I get dozens of questions weekly about "how to" do this or that on a computer or online, and I love it when I get compliments on my communication skills by people who express frustration with the other tech support people they contact for help. I thank them for the compliment and often say, "Well, I'm a geek with social skills." It's meant to be humorous and to ease their frustration a bit and also acknowledge that trying to communicate with tech support can be very challenging. It seems like they speak a different language, and in reality they do. Their world has a different vocabulary and concepts than ours.
Being a support person myself, I've been on both ends of the conundrum. You may not understand what tech support is telling you, and they often don't understand you either.
Here are some tips to that will help you smooth out the tech support communication process:
- Be prepared before calling.
Write it down. When did the issue begin? What were you doing? Has it happened before? Did anything else happen at the same time?
What have you done so far to try and fix it?
Know your computer operating system version and software versions: "I'm on a Mac running Mavericks." "I'm on a PC with Windows 8 and Word 2011." "I'm using a current version of Safari to view your website..."
- Try Google to find answers and/or clarify your thoughts.
Surprisingly, I often find great answers from a Google search. Even if you don't find an answer, it will help you clarify the issue and get a better result if do call tech support.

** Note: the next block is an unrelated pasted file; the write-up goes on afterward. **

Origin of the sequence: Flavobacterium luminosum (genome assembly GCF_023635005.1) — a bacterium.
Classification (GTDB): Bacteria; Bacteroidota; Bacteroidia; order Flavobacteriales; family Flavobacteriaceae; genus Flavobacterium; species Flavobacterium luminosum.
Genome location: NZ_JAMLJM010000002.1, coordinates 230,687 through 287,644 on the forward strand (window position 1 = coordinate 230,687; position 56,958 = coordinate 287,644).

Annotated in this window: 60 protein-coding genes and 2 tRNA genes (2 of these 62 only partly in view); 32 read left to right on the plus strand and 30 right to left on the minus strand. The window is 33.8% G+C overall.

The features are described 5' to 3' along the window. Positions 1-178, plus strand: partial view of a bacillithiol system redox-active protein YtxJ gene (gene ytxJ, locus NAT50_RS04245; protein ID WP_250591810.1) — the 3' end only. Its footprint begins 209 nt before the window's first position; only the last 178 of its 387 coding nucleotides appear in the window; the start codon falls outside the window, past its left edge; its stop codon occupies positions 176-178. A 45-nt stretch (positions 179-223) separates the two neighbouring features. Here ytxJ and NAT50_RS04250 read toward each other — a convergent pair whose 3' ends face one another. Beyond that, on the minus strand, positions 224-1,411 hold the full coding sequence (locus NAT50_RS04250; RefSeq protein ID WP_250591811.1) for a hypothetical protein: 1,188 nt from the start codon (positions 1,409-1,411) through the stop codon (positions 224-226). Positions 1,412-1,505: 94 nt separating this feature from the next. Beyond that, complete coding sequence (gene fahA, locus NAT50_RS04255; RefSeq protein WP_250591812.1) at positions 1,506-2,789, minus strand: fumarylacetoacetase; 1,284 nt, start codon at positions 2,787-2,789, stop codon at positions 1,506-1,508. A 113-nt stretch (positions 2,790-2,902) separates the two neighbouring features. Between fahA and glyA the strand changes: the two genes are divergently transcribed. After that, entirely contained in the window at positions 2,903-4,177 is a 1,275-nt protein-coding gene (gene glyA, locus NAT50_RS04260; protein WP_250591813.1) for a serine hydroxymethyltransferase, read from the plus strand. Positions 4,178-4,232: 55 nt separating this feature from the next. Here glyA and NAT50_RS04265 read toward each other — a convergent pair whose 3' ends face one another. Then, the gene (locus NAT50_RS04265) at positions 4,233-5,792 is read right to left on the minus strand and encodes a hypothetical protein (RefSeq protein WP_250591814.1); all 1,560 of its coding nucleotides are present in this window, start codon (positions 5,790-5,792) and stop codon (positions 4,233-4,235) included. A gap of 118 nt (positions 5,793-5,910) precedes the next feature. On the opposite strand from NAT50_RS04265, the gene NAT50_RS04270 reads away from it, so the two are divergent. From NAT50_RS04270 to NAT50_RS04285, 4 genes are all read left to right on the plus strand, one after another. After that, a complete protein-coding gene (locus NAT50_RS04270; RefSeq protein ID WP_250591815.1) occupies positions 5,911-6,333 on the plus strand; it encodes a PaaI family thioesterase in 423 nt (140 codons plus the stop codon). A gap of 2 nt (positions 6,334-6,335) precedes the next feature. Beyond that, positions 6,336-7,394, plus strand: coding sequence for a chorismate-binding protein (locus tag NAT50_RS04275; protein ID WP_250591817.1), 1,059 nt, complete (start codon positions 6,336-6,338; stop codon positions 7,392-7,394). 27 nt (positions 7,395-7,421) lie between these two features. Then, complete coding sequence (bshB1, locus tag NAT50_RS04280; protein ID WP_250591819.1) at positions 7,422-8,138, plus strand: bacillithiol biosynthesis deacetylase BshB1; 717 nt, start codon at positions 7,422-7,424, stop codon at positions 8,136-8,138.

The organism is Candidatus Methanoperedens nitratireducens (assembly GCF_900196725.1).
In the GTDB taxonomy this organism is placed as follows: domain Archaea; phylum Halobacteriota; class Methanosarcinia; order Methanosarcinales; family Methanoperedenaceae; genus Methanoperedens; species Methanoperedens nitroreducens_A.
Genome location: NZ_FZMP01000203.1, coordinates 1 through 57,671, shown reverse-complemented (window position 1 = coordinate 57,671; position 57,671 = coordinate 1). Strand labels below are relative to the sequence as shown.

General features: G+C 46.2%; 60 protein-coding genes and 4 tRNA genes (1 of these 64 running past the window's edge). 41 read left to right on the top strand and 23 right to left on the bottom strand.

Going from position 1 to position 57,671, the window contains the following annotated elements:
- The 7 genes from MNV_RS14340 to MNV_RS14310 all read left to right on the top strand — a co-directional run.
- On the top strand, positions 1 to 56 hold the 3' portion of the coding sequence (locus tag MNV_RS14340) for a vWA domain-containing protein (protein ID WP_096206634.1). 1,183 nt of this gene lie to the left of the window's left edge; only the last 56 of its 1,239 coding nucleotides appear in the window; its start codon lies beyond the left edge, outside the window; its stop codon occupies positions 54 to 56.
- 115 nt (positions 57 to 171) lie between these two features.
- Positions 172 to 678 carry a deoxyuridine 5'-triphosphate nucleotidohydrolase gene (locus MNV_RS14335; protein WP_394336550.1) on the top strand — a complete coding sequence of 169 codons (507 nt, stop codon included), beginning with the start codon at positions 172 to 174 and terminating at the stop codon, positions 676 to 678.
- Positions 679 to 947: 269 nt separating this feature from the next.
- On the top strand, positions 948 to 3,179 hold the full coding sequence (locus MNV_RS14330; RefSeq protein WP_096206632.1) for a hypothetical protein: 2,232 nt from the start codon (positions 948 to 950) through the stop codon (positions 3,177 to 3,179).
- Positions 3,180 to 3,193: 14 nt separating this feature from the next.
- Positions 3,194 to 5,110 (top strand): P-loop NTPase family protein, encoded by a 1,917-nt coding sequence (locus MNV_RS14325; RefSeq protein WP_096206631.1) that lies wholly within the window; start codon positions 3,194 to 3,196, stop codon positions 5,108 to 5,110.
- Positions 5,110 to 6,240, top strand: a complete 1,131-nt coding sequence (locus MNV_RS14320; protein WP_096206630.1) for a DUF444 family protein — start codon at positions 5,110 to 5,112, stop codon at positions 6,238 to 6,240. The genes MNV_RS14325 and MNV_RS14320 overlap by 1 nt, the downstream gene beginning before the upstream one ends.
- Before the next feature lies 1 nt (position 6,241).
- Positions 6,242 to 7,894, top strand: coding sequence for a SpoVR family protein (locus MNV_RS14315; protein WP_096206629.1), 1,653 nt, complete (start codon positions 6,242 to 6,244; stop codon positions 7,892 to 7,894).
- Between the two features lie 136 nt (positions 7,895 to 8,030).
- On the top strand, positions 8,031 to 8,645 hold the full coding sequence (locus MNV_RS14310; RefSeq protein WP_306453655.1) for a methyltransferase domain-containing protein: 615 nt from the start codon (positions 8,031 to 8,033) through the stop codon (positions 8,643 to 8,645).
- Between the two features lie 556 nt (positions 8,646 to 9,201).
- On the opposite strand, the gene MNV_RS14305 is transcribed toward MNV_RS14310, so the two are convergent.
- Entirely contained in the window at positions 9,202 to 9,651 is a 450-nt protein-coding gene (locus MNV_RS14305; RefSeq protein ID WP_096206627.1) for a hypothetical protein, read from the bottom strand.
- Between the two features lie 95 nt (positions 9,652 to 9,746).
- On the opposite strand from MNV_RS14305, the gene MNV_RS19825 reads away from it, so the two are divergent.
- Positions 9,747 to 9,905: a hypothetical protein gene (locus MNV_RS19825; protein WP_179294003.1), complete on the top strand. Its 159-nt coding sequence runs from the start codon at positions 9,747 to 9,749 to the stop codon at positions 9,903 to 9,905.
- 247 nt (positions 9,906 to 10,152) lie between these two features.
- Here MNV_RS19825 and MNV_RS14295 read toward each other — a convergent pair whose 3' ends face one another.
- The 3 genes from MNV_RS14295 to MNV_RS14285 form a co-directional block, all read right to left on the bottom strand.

- Speak clearly and slowly.
Please remember that you’re speaking with a skilled individual (not a five year old).
- Give specifics.
They can’t read your mind. Saying, “That thing on my screen is broken” won’t help them understand what you mean. Dig deeper and use complete sentences with specific references: “When I click the icon to start Word, I get an error message that says ‘File not found.’”
- Use THEIR terminology, not yours.
That means figuring out what the darned thing is really called. It’s not “a picture of a W,” it’s an “icon to start Word.” Again, Google can help you here. Do some searching and you'll probably find the terminology you need to describe what you're talking about.
- Repeat back/summarize what they tell you to make sure you understand.
“So, you are telling me that…”
- Be nice. Don’t yell.
It’s not their fault, they are trying to help you, and if you’re frustrated take some responsibility and communicate better. Very often when you do better, they will too.
- Ask for a senior tech or supervisor if you're just not getting anywhere.
First line tech support people often have general knowledge of common issues, but their knowledge only goes so far. Sometimes, despite their best efforts, the person you are speaking with simply won't be able help you or can't communicate clearly enough for you to understand. It's OK to ask to speak to a senior tech or supervisor.
- Document the conversation.
Write down the person’s name. Is there a support ticket number? If you're doing an online chat, keep a copy (copy/paste) so you have their information for later use.
- Thank them for trying to help you.
Most tech support people really do care and want to help. They are doing their best. Acknowledge their efforts and thank them for their time.
Use these tips for a better result when you ask support for help. For example, I recently spent many days communicating with support for a website company. Their online system was having issues, and in the end it caused me days of extra work. I helped them by providing detailed documentation of the issues, which made their job of trying to fix it a lot easier. Then, several of their employees offered to help me with my extra work on their days off! :-DI'm just sayin'.